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July 7, 2011

The EU Aims to Narrow Digital Divide

A North-South digital divide prevents the EU from becoming a global leader in ICT (Information and Communications Technologies) development. Whilst Scandinavia, the Netherlands, Germany and the UK lead EU ICT penetration, the Mediterranean countries are affected by significant entry costs and usage prices. However, the Digital Agenda for Europe aims to change this by 2015, benefitting consumers and businesses.

  • The EU had 350 million Internet users in 2010, which places it after China (419 million) but before the USA (248 million) in world rankings;
  • In 2010, Scandinavian countries and the Netherlands boasted close to 80% of households with a broadband Internet enabled computer – amongst the highest in the world. In Greece, Romania and Bulgaria this was only 39.9%, 32.9% and 30.5% respectively, the lowest in the EU;
  • Older, less educated and rural populations are most often excluded from the digital world. Countries with higher GDP and annual disposable incomes per capita have better penetration rates due to good ICT infrastructure, lower Internet usage costs as a share of disposable income and good ICT competency amongst the population.
  • Annual Disposable Income per Capita and Possession of Internet Enabled Computer by Households in Selected Countries: 2010

    euro per capita and % of households

    Picture0005
    Source: Euromonitor International from national statistics

    Implications

    The EU is still to tap into the full potential of ICT for economic growth and social inclusion. With large numbers of Internet users, Internet retailing offers many opportunities:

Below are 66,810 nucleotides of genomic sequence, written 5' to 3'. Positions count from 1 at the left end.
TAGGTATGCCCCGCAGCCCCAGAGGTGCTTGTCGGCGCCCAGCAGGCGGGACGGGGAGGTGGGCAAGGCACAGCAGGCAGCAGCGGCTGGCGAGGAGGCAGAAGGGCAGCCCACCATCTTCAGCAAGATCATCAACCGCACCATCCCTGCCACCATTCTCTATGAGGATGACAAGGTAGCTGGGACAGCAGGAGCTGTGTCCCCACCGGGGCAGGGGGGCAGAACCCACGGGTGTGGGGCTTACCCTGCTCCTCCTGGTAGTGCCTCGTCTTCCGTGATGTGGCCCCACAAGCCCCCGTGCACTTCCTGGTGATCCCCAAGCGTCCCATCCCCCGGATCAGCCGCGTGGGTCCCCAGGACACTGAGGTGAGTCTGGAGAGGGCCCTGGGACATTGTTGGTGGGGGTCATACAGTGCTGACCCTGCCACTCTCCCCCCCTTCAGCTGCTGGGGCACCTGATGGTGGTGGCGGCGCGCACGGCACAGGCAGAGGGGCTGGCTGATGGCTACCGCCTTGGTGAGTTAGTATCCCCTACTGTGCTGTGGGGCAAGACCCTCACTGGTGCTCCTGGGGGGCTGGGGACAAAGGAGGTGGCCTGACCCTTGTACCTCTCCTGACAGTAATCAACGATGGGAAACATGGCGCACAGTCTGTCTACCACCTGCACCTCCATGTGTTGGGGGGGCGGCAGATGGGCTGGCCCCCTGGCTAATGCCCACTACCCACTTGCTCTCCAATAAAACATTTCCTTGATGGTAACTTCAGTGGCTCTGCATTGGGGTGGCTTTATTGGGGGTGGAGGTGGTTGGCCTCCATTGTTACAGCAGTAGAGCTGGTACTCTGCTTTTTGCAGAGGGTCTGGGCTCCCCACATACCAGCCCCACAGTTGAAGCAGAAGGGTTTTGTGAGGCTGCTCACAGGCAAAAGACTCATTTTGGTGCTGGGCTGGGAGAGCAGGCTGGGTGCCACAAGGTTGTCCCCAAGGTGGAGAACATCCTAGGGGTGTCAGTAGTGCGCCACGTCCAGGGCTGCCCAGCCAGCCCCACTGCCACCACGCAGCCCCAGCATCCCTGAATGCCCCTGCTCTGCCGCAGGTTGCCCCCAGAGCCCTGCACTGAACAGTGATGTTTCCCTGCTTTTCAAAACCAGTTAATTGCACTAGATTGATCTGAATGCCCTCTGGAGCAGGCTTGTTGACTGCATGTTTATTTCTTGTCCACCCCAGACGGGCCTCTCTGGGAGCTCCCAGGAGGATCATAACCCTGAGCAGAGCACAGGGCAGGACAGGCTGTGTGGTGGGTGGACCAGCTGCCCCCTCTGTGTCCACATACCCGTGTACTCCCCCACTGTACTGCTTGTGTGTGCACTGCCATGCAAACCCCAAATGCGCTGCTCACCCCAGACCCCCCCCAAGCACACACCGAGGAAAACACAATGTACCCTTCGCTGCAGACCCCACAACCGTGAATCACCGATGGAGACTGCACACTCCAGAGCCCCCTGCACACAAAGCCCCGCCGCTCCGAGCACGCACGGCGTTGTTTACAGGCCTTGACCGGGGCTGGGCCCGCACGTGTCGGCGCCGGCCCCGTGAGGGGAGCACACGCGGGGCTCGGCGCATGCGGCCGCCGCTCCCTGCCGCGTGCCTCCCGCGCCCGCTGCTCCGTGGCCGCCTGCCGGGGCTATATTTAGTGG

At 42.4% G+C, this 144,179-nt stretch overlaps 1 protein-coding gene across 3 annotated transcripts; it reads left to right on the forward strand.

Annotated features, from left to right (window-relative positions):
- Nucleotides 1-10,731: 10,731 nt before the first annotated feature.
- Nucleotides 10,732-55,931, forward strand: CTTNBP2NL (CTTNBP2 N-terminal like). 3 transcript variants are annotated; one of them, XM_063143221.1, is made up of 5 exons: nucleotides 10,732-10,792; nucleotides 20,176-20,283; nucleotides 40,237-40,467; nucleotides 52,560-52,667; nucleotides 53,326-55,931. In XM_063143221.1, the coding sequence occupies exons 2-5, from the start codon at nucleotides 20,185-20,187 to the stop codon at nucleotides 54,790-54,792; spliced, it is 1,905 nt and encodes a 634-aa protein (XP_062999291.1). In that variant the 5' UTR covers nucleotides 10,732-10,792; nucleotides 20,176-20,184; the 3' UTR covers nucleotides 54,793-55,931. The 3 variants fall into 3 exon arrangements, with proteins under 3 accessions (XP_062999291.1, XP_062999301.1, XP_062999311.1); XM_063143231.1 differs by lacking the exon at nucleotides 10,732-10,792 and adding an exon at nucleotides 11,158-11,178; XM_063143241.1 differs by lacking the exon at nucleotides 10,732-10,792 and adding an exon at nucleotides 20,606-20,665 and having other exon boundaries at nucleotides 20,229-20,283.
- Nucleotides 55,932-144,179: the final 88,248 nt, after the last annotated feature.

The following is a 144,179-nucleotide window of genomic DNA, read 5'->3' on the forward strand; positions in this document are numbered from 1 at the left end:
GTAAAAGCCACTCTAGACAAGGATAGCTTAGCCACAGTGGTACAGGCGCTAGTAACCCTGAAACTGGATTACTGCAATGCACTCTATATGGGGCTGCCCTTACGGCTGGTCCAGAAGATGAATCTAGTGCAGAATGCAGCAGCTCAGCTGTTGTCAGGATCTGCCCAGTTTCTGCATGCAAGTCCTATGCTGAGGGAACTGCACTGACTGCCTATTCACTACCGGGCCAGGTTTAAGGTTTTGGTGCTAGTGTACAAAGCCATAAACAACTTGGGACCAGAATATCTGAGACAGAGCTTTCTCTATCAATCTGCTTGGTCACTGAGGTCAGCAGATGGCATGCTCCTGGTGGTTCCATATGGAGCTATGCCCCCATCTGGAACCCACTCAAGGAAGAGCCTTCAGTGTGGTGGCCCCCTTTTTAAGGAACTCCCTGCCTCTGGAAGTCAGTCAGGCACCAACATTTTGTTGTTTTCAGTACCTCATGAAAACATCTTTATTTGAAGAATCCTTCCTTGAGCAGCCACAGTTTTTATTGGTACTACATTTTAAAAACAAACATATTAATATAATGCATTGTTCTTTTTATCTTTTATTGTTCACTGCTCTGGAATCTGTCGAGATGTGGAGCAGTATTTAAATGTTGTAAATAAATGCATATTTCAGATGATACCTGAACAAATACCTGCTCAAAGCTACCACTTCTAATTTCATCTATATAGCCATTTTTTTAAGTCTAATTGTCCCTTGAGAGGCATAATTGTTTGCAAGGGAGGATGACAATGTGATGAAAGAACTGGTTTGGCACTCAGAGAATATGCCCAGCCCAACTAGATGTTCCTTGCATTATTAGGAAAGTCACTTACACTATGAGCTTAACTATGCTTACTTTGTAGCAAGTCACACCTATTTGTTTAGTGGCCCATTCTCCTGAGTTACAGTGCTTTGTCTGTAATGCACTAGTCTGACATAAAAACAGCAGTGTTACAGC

• Internet commerce will provide consumers with more choice as well as benefitting businesses. According to Eurostat, 40.4% of the EU population had ordered goods and services online in 2010, as compared to 23.8% in 2005, marking this an area of future growth;
    • The total value of Internet retailing in Western Europe jumped from US$42.0 billion in 2005 to US$104.4 billion in 2010. The EU’s largest Internet retailing market in value terms in 2010 was the United Kingdom at US$35.8 billion, followed by Germany at US$20.4 billion and France at US$20.3 billion.

    Retail Value of Internet Retailing in Selected Countries: 2005-2010

    US$ million

    Picture0006

    Source: Euromonitor International from trade sources/national statistics

    Note: Data from Passport Retailing – retail value excludes sales tax

    In addition to reaching more consumers, businesses can also benefit from cutting costs by outsourcing and saving time through e-commerce and e-government:

    • In 2010, 89.4% of basic public services for enterprises in the EU were available online according to Eurostat;
    • The Internet can revolutionise business landscapes, creating innovative new products although threatening others (eg print media or traditional retail stores).

    The Internet can also improve social inclusion by connecting remote areas, broadening access to information and offering distance learning:

    • However, 82.5% of the EU rural population had fixed broadband coverage in 2010, as compared to 95.3% of the total population, according to Eurostat. Fast broadband networks are often concentrated in a few high-density zones with significant entry costs and high prices discouraging investment elsewhere. WiMAX and mobile Internet could fill the gaps.

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